The United States has no Constitutional authority to prosecute a drug violation under the Maritime Drug Law Enforcement Act for acts occurring in the territorial waters of another state
In U.S. v. Bellaizac-Hertado, the Eleventh Circuit held the Maritime Drug Law Enforcement Act was unconstitutional as applied to a boat found in Panamanian waters. While patrolling in waters of Panama, a Coast Guard boat observed a fishing vessel operating without lights a without a flag. It informed the Panamanian Navy, which pursued the vessel until the occupants abandoned the vessel and fled into the jungle. The abandoned boat had 760 kilograms of cocaine. Eventually the occupants were found and arrested by the Panamanian authorities. They were turned over to the U.S. by the Panamanian government, which consented to their prosecution in the United States. A grand jury in Miami, Florida, indicted the four defendants with conspiracy to possess with intent to distribute cocaine on board a vessel subject to the jurisdiction of the United States under 46 U.S.C. §70503(a). The defendants challenged the Miami federal court’s jurisdiction on the ground that the district court lacked jurisdiction and argued the Maritime Drug Law Enforcement Act was unconstitutional as applied to their conduct. The district court denied the motion because it found the defendants were operating a stateless vessel, and it found the Act was constitutional as applied as Congress and several courts had determined that drug trafficking was universally condemned by various nations.
The Maritime Drug Law Enforcement Act is an exercise of constitutional power by Congress under Article 1, section 8, clause 10 “to define and punish Piracies and Felonies committed on the high Seas, and Offenses against the Law of Nations.” The United States relies on the grant of power under the “Offense” clause as the source of power to proscribe the defendant’s drug trafficking in the territorial waters of Panama. The issue the Court faced was whether Congress has the power under the Offense Clause to proscribe drug trafficking in the territorial waters of another nation.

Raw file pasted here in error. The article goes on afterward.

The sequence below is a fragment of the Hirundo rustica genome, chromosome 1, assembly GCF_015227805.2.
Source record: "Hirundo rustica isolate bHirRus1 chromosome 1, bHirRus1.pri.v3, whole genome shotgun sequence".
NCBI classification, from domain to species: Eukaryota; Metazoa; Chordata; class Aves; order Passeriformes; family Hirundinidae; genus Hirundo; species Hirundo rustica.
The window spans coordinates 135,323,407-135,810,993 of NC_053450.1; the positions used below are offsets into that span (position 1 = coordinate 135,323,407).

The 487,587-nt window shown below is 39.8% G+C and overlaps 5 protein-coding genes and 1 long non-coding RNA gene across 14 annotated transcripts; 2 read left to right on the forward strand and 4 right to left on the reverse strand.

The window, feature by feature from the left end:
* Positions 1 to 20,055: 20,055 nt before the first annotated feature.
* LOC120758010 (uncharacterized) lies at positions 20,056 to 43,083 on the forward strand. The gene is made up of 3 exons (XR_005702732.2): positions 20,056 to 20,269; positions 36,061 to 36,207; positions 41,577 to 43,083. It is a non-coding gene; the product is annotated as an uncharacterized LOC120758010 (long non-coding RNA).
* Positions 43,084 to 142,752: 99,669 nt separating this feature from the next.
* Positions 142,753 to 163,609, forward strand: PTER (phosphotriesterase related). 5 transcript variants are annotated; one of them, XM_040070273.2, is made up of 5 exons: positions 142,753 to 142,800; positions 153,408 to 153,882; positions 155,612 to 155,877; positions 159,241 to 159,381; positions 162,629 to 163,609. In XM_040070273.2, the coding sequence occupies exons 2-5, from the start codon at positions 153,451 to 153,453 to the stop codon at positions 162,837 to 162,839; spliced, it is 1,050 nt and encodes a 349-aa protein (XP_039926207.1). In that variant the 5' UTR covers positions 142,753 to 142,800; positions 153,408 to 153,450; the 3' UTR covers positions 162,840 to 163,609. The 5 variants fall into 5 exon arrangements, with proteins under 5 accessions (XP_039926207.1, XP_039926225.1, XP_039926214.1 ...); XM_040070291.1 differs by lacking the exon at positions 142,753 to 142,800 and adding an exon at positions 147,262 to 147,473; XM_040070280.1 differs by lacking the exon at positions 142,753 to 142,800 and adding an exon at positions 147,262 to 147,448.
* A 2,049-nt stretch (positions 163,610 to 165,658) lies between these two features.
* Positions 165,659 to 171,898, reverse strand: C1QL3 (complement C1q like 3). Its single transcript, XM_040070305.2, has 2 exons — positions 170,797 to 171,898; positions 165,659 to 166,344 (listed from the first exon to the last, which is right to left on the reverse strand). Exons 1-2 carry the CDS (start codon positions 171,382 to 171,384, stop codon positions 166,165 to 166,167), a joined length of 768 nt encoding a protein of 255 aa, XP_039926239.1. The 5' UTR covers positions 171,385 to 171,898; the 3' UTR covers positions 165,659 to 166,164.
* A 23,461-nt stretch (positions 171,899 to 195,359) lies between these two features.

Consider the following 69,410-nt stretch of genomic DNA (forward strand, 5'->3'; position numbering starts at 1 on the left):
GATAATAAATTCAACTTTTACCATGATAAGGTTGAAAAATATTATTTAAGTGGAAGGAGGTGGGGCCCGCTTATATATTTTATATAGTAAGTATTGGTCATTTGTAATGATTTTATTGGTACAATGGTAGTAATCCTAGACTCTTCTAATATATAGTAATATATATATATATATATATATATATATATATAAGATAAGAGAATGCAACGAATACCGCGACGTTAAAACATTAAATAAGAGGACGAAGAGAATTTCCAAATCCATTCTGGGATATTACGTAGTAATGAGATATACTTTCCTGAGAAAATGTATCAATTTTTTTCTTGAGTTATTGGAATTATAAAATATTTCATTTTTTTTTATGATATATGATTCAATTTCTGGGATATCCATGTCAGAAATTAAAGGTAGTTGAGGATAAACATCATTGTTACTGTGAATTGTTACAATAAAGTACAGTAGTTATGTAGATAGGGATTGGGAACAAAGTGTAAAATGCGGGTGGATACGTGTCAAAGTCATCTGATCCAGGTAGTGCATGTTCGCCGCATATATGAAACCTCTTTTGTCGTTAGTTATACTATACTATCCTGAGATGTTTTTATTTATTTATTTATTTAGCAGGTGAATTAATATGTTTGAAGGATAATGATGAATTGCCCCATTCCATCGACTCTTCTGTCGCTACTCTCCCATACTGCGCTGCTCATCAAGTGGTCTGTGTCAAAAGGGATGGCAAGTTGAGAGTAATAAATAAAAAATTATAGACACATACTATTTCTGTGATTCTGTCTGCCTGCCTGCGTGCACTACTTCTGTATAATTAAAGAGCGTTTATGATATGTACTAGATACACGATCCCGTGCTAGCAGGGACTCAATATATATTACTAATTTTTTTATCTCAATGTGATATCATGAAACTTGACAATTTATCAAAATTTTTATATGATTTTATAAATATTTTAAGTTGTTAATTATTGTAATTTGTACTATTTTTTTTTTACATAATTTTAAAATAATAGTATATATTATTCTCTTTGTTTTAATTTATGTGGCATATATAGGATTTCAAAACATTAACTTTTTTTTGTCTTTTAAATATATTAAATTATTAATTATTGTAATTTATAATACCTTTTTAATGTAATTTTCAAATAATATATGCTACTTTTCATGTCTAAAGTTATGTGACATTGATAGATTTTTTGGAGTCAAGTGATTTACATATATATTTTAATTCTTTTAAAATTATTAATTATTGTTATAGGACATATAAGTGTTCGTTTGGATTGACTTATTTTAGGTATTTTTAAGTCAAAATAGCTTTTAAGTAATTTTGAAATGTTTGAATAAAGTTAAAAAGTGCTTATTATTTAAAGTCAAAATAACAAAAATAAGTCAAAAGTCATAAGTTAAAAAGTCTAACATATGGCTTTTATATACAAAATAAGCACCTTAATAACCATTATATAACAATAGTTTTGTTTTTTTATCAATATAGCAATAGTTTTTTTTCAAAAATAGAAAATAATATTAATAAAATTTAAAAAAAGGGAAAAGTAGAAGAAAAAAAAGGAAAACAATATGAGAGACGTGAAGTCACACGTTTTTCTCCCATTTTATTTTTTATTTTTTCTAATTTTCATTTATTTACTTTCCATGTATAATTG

The Eleventh Circuit found that drug trafficking was not a violation of customary international law in 1789 at the time of the Constitution was written and is not a violation of customary international law today. Drug trafficking was not a matter of international concern in 1789 and was not a violation of customary international law. It found that it is not a violation of contemporary customary international law. Despite the widespread ratification of the 1988 United Nations Convention Against Illicit Traffic in Narcotic Drugs and Psychotropic Substances, there are states that are parties to this agreement that have been designated by the President as “major drug transit or major illicit drug producing countries.” Therefore the failure of these states to enforce drug activity shows that drug trafficking is not yet considered a violation of customary international law. The failure of these countries to comply with their treaty obligations “suggests they view the curtailment of drug trafficking as an aspirational goal, not a matter of mutual legal obligation under customary international law.” Drug trafficking is also treated differently in the international law arena than violations of other customary international laws such as international efforts to prevent or punish genocide. Drug trafficking is not considered a crime under customary international law.
The Eleventh Circuit distinguished earlier precedent determining the constitutionality of extraterritorial application of drug trafficking laws. These have involved conduct on the high seas. This case involves applying drug trafficking laws to conduct in the territorial waters of another state, and Congress does not have that power under the Offences Clause. Because drug trafficking is not a violation of customary international law, the Court held that Congress exceeded its power under the Offence clause when it proscribed the defendant’s conduct in the territorial waters of Panama.
In case you missed it, kindly read my previous post:
Questioning the defendant during a Terry stop about a matter unrelated to the Terry stop did not violate the Fourth Amendment, October 5, 2012